Additional objects, features and advantages will be apparent in the written description which follows.
As shown in
As better seen in
The base 13 is provided as a unitary shell which serves as a chassis for installation of the operative components of the apparatus. The base has side covers (e.g. cover 28 in
The vacuum motors 31, 33 comprise a vacuum source for the wand and wand head of the extractor apparatus 11 which vacuum source communicates with the cleaning head 19 of the wand 15 for suctioning the surface being cleaned. As seen in
As illustrated schematically in simplified fashion in
In the particular embodiment of the device shown in
In the preferred embodiment of the invention illustrated in
The fluid heat exchange means further comprises a fluid conduit which is connected to the tubing coils 43, 45 for routing the heat exchange medium to and from the coils. As shown in
With reference now primarily to
The improved filtration system of the invention also includes a second filter component 69 which is mounted entirely within the solution tank. The preferred second filter component is a replaceable cannister style filter housing a pleated, treated paper type filter material which filters particles from the cleaning solution and dirt of a smaller size than the particles filtered from the first multi-component filter assembly. This filter generally filters particles down to about a 5 micron size in one exemplary version of the device.
It will be appreciated from
As can perhaps best be seen in
The apparatus of the invention can be provided with a number of operator conveniences. For example, with reference to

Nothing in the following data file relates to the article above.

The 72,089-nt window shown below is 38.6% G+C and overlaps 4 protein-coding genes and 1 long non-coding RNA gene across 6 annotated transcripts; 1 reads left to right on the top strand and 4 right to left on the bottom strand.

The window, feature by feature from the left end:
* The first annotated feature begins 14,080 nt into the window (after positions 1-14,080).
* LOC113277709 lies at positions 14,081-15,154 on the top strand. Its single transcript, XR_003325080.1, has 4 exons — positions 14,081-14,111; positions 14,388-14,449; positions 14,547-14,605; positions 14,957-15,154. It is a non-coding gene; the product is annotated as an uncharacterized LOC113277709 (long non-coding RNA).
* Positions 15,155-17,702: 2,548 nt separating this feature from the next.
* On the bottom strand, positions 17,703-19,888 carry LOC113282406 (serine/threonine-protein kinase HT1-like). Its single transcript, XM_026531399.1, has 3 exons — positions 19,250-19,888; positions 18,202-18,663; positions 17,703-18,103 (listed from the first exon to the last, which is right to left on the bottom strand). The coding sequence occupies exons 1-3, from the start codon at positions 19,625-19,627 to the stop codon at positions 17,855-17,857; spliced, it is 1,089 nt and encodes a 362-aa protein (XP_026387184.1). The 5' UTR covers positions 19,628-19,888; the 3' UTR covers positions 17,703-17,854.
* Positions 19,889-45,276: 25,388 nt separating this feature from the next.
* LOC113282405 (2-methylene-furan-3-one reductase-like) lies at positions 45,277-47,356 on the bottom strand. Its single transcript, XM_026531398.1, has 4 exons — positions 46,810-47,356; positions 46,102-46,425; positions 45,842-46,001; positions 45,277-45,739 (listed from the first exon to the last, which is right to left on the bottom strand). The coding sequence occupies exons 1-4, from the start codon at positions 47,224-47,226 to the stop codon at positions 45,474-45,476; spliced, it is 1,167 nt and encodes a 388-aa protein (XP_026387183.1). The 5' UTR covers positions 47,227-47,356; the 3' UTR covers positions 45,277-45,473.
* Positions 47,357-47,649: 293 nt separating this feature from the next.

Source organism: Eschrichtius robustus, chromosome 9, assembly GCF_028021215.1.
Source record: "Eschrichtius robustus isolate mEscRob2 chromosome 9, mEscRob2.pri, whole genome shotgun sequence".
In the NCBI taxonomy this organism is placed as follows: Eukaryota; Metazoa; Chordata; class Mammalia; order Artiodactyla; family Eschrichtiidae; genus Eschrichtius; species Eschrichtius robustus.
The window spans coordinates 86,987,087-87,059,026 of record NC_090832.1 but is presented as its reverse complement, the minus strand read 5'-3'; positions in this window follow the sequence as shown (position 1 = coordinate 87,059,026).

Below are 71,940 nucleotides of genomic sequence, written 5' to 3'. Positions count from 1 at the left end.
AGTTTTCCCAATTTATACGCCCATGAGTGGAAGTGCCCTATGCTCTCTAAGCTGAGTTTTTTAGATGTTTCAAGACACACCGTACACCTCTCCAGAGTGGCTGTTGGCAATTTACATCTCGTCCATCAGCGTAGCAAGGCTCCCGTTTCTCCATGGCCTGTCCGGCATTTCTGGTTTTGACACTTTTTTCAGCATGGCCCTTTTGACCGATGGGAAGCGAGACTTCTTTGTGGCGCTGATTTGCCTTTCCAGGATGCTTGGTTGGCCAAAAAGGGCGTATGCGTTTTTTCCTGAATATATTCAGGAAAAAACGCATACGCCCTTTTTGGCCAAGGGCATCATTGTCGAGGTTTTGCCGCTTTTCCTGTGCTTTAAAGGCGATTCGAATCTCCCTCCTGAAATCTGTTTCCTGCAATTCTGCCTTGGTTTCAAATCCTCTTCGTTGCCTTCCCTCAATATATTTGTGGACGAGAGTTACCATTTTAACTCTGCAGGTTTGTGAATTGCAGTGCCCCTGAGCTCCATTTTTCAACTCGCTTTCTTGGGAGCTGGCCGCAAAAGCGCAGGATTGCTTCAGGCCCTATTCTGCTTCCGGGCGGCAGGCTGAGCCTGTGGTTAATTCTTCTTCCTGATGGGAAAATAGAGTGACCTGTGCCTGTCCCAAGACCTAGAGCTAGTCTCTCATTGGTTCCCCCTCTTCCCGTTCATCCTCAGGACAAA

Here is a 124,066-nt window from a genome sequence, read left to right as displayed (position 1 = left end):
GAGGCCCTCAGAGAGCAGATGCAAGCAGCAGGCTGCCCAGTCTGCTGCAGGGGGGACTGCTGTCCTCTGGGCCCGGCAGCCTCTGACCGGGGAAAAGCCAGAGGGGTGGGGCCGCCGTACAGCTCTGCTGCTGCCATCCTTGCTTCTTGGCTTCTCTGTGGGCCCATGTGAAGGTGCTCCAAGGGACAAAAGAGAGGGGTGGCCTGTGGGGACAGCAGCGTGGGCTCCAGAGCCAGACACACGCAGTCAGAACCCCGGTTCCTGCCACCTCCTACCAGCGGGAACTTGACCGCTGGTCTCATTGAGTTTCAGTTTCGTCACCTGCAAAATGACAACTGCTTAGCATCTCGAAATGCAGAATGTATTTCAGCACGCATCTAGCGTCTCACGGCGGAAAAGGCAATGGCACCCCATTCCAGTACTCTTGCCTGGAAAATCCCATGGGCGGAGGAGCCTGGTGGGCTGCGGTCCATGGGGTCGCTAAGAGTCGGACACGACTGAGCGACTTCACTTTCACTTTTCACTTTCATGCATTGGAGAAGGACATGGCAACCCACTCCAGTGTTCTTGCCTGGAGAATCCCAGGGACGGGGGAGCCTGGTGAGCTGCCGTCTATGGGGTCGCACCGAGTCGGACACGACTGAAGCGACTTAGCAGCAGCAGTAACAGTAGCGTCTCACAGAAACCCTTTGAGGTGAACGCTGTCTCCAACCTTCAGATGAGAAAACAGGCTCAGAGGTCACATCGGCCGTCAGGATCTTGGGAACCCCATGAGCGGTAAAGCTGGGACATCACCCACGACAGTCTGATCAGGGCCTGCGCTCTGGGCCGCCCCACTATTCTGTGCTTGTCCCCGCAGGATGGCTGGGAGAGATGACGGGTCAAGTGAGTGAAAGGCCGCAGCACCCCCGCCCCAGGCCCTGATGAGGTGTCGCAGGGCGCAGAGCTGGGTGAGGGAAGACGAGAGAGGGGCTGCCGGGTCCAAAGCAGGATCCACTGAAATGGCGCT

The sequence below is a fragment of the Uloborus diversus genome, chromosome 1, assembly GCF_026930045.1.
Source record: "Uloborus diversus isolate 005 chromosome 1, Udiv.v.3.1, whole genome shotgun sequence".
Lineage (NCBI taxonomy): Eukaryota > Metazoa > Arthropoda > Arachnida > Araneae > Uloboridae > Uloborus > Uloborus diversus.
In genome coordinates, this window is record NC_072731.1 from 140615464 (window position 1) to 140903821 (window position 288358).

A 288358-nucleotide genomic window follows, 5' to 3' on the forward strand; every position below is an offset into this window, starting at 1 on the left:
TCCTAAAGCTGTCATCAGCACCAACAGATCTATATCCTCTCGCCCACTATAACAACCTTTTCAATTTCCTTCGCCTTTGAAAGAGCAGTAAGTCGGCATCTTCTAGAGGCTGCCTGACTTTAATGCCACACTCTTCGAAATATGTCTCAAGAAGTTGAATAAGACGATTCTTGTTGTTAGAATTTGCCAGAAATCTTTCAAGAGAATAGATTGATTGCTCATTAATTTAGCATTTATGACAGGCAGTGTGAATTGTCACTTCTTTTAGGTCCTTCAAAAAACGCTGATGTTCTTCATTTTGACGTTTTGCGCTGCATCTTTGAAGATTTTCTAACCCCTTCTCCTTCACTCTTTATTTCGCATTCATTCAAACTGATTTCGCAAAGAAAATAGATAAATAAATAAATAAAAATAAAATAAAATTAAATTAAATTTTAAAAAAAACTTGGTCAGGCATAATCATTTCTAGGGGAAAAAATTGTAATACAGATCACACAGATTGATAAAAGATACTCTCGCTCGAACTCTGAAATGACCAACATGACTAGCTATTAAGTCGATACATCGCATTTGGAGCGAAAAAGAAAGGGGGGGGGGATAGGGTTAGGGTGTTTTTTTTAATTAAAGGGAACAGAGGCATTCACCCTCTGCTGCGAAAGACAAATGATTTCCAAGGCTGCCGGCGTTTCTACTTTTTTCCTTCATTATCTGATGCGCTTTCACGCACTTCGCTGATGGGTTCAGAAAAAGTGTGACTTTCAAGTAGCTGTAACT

In the method of cleaning a carpeted surface of the invention, a carpet extractor apparatus of the type previously described is provided. The cleaning solution is dispensed from the solution tank 23 in a fluid dispensing operation while moving the cleaning head 19 of the wand 15 in a first direction relative to a user. The fluid dispensing operation is then stopped, followed by moving the cleaning head 19 in an opposite direction relative to the user while applying a vacuum to the cleaning head 19 to recover cleaning solution from the surface being cleaned to the solution tank 23. The heat created by the vacuum motors 31, 33 is used to heat the cleaning solution by circulating the cleaning solution in a fluid path in the vicinity of the vacuum motors, whereby excess heat generated by the vacuum motors 31, 33 is transferred to the cleaning fluid. Fluid entering the inlet 57 to the solution tank 23 first passes through the gross debris element 63 and then through the filter element 61 contained in the support basket 59. Prior to leaving the solution tank and being reused, the cleaning solution passes through the second filter component 69 which filters out the smaller particles of dirt and debris.